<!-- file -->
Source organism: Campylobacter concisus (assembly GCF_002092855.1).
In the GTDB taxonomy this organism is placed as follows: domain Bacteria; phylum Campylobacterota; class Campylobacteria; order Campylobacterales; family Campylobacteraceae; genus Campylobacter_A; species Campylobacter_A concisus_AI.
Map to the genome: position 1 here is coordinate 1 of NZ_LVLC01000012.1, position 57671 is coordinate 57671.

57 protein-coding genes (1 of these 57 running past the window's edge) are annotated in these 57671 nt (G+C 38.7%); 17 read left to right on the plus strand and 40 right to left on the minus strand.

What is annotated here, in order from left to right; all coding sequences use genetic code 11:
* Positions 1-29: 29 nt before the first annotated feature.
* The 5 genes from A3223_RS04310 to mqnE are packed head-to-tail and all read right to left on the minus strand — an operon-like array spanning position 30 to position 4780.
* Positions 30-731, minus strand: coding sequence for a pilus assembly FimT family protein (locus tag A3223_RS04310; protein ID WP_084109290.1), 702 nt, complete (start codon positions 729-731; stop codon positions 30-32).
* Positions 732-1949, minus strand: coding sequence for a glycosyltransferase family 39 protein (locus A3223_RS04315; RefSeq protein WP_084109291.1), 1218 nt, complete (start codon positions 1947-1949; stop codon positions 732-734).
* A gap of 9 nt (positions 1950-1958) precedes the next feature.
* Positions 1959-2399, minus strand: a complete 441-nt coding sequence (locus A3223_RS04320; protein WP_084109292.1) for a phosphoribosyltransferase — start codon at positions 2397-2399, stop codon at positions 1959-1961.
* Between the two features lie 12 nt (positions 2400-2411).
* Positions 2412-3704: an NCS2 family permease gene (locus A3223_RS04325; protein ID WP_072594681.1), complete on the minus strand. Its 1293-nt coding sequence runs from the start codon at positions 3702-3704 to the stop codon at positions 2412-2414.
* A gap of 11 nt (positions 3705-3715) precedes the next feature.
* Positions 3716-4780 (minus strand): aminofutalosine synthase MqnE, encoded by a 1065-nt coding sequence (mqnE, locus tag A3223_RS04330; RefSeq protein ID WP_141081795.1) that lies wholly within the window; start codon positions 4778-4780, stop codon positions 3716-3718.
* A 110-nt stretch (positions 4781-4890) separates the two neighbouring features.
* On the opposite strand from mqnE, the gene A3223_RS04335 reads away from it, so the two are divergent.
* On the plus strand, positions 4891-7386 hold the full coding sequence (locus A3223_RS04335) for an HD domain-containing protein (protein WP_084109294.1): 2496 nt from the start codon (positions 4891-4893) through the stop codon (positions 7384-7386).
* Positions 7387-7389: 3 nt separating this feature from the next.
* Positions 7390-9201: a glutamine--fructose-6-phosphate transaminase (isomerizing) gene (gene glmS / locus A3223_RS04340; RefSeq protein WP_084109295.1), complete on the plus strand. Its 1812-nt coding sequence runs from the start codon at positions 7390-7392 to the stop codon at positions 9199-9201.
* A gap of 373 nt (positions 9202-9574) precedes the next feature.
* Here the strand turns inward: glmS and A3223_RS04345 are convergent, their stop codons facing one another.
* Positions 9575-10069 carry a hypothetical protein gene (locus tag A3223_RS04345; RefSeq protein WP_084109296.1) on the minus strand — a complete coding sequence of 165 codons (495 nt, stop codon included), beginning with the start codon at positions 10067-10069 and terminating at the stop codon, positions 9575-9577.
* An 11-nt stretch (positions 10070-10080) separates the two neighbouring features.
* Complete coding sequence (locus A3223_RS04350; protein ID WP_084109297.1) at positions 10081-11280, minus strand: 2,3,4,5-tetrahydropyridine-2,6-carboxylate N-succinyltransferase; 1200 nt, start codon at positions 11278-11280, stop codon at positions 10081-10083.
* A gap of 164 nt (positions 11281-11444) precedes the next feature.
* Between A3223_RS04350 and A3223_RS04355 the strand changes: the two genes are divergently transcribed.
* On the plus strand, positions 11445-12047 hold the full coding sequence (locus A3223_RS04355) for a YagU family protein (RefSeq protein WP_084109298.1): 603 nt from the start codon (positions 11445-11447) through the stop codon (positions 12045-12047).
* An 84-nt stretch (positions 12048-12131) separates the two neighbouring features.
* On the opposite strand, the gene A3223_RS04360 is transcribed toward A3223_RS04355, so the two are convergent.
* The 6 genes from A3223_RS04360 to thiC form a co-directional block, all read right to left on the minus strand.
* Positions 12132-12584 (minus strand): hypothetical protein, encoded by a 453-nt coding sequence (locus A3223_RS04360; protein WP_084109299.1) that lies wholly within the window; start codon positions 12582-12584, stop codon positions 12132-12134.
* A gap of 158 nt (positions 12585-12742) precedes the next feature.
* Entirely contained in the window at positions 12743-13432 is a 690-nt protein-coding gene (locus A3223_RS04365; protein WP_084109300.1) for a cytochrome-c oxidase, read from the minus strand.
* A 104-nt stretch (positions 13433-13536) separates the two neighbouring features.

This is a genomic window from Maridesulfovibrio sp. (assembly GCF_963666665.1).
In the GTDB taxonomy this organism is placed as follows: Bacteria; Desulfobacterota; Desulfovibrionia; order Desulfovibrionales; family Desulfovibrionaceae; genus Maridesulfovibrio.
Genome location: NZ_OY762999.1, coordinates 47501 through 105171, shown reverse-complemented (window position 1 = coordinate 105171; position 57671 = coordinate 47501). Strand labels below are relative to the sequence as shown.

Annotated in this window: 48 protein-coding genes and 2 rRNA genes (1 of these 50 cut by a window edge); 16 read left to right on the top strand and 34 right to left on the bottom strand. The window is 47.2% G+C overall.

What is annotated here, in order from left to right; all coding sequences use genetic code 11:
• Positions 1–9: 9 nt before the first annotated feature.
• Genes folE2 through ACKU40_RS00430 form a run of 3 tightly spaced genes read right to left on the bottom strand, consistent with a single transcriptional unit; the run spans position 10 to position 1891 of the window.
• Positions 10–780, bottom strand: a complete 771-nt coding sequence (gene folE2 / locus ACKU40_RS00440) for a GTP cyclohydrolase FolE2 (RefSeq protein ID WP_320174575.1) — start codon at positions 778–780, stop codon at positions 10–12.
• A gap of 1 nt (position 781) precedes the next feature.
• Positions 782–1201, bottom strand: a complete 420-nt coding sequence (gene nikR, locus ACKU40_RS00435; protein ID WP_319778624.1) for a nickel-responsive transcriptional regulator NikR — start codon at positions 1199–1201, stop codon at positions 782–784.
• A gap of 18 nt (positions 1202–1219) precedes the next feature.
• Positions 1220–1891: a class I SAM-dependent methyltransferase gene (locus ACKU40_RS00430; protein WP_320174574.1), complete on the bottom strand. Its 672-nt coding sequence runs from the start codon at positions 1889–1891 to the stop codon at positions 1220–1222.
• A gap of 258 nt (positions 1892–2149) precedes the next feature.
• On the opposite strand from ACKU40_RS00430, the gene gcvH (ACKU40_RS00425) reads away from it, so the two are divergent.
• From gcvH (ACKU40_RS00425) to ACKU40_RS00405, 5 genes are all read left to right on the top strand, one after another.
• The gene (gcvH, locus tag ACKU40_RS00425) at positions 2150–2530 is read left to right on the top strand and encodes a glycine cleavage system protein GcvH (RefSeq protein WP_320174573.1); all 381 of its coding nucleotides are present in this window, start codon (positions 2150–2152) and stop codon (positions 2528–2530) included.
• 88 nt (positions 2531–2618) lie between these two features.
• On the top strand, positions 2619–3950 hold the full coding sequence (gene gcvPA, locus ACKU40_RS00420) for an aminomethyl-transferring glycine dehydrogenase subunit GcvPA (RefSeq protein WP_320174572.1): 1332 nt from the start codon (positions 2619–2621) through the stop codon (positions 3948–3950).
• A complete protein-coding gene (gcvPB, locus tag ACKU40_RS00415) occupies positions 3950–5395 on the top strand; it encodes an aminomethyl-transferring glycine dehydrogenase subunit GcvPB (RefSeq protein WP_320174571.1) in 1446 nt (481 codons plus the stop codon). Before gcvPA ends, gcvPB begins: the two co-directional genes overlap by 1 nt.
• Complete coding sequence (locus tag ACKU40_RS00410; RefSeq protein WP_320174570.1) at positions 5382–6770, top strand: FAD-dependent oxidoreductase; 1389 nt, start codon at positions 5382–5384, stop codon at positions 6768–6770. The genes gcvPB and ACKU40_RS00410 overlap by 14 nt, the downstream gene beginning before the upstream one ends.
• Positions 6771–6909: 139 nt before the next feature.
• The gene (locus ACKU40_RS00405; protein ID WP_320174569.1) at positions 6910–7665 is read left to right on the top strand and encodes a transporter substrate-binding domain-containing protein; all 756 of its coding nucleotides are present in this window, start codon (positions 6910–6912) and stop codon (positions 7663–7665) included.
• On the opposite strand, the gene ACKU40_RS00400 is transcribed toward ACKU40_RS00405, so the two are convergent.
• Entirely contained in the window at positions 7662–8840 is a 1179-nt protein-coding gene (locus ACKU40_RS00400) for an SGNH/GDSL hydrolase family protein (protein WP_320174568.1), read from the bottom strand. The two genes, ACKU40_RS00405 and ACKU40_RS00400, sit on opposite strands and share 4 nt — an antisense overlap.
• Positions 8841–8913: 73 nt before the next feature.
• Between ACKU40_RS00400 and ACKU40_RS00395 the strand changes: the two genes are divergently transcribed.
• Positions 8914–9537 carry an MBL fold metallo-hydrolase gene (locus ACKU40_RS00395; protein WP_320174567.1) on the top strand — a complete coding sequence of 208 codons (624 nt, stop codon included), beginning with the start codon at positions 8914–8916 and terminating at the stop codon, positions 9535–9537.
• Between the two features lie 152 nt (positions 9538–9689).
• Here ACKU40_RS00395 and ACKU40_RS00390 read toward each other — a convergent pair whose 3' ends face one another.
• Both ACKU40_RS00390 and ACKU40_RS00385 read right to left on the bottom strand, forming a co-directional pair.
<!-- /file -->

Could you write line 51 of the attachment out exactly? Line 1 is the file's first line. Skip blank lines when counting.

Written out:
• The gene (gcvH, locus tag ACKU40_RS00425) at positions 2150–2530 is read left to right on the top strand and encodes a glycine cleavage system protein GcvH (RefSeq protein WP_320174573.1); all 381 of its coding nucleotides are present in this window, start codon (positions 2150–2152) and stop codon (positions 2528–2530) included.